The Salt Cathedral of Zipaquirá: A Pilgrimage Point with Flavor

by  Elissa Garay | Aug 19, 2013
The Salt Cathedral of Zipaquirá
The Salt Cathedral of Zipaquirá / diegograndi/iStock

The Salt Cathedral of Zipaquirá – an ancient salt mine and monumental masterpiece – draws the devout and the curious alike underground to an evocative subterranean temple. Buried more than 650 feet deep into a hillside about an hour outside of Bogota, Colombia, the mine brings precise engineering to a set of Catholic religious scenes. Depicted in intricate carvings, cavernous chambers, and the world’s largest underground cross, all of the sculptures are made entirely of salt. For religious pilgrims, or travelers who thrive on quirky and unusual sites (I fall into the latter category), you’ll find only two such underground salt cathedrals on the planet (you’ll have to trek to Poland for the other one). Here's a full report on what to expect at one of the world’s subterranean wonders...

What to See:

This underground Roman Catholic church fans out through a vast network of labyrinthine corridors and tucked-away sanctuaries, set in an old salt mine, in the timeworn mining town of Zipaquirá. Unfolding on a scale of epic proportions, the church reveals stories of the lifecycle of Jesus, with dedicated stations of the cross and assorted scenes portraying his birth, life, and death, as told through icons and architectural details carved into the rock salt (alongside some marble statues, for good measure). Multicolored lighting adds moody effects. The main altar comes centered on a dramatically illuminated "floating" cross, massive enough to be cited as the world’s largest underground cross.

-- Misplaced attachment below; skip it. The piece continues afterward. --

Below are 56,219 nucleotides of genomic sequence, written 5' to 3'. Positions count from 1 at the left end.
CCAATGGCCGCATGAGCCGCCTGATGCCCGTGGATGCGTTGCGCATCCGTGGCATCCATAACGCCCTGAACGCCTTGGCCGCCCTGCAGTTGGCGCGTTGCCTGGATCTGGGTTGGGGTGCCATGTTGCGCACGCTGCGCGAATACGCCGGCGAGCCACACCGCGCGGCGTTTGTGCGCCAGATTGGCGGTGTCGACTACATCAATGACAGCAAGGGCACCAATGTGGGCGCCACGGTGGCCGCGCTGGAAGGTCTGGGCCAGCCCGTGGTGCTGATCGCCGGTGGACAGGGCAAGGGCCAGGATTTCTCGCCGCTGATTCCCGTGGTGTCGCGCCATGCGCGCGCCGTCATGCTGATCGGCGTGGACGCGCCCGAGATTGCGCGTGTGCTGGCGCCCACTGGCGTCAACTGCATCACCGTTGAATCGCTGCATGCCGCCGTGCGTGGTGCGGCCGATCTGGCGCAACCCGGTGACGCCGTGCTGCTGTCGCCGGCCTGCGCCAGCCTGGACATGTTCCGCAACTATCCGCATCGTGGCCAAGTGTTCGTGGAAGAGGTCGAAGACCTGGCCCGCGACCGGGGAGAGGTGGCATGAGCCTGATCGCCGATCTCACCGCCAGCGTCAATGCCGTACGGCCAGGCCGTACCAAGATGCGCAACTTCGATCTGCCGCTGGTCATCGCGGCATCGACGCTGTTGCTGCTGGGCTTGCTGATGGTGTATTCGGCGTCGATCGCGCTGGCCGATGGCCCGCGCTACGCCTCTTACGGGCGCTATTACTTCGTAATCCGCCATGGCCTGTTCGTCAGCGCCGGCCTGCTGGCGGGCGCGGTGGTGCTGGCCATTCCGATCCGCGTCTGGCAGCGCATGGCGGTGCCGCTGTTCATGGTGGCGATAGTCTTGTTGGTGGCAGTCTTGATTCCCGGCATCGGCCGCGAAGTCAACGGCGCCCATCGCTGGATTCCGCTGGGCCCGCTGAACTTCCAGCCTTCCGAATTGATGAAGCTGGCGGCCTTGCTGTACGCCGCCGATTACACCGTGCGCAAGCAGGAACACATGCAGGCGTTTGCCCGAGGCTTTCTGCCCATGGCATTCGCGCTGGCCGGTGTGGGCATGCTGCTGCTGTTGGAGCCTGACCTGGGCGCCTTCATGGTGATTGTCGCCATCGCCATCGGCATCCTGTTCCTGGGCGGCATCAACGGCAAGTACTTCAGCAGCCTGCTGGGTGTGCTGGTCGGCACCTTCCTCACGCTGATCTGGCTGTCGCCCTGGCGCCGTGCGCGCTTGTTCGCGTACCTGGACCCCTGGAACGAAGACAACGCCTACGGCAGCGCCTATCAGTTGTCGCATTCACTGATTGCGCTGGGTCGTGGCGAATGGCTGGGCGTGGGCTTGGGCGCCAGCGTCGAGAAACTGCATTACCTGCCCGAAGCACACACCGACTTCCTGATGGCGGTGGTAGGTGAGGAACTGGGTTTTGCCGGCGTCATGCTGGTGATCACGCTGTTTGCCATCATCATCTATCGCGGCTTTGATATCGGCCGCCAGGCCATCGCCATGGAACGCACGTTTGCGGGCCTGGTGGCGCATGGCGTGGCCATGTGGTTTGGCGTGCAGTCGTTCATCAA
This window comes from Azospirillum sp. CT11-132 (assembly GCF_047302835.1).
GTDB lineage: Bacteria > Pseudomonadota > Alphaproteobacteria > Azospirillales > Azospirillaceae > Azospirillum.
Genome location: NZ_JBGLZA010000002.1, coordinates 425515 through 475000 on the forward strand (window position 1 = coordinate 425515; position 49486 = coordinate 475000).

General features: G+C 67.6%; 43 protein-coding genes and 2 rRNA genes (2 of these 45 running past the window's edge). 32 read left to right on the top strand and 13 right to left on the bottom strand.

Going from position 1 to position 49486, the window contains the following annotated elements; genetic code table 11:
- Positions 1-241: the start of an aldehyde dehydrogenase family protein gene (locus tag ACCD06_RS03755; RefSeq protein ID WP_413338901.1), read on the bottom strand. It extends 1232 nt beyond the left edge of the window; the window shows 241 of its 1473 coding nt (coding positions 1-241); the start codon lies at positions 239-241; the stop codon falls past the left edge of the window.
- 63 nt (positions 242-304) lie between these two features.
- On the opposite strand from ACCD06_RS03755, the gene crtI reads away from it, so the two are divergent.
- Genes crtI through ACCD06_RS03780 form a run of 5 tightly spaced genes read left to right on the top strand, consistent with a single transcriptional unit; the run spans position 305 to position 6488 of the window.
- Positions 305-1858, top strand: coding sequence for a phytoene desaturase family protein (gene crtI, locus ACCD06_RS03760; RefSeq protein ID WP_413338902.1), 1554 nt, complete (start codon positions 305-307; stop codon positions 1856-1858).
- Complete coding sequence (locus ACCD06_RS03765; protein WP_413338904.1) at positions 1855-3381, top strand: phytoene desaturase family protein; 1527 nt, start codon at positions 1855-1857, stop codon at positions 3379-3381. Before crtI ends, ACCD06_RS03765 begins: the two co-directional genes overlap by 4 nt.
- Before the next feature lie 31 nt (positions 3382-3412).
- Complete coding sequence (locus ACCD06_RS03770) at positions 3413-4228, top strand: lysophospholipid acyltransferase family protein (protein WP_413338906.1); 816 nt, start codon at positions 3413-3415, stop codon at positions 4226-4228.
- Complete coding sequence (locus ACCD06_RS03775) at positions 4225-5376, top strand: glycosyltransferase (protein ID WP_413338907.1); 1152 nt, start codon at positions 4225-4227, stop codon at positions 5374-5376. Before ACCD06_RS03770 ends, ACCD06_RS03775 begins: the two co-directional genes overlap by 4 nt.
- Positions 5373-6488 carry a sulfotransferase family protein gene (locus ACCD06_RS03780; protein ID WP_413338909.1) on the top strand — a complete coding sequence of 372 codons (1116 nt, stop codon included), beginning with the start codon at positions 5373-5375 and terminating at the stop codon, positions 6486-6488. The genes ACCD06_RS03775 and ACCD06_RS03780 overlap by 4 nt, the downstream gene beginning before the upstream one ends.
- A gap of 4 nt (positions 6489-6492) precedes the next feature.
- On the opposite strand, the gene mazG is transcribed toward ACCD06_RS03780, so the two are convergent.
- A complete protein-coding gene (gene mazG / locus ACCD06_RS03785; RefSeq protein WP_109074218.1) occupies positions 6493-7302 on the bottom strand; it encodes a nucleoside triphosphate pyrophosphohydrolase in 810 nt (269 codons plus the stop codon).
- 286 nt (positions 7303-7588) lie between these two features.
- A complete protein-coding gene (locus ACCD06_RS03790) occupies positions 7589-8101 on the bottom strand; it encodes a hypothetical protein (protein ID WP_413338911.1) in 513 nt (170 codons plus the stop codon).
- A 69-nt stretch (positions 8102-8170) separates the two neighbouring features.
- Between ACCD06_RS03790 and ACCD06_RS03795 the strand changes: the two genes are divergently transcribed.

John Garay

A concept born of a much smaller sanctuary, which was dug out by miners here back in the ‘30s, who used it as a place to pray for protection and safety in their dangerous line of work, the space soon developed into a larger "cathedral" project for public audiences in the ‘50s. Structural instability on that site led it to being moved to its current location – set some 200 feet deeper than the original mine – in 1995.

Don’t miss, too, the "mirrors of water" here, where a salt-saturated pool of water affords a stunning optical effect in one of the caverns. There is also a 3D film production about the salt mines, a laser light show, and some souvenir and food stands (though none of those “extras” were particularly worth their salt).

Making it Happen:

On Sundays, the salt cathedral – a functioning church – is a popular point of pilgrimage for local Colombians. An easy day trip from Bogotá, visitors can access the site via tourist train (Tren Turístico De La Sabana), public bus, or with a tour operator like Bogotravel Tours. Rates are $11/adults; $8/kids, including a bilingual tour guide; guided tours last about one hour.

Incurable travel addict, longtime travel scribe, and mindful money-saver Elissa Richard is currently indulging her insatiable wanderlust on an epic 14-month journey around the globe – intent on making it every step of the way without busting her modest budget. Follow her along the way as she reports back with budget-savvy travel tips from the mountains of Transylvania to the wilds of Tasmania, and from the little-trodden temples of Burma to the bustling bars and clubs of Buenos Aires. A vagabond in search of value, just for ShermansTravel!

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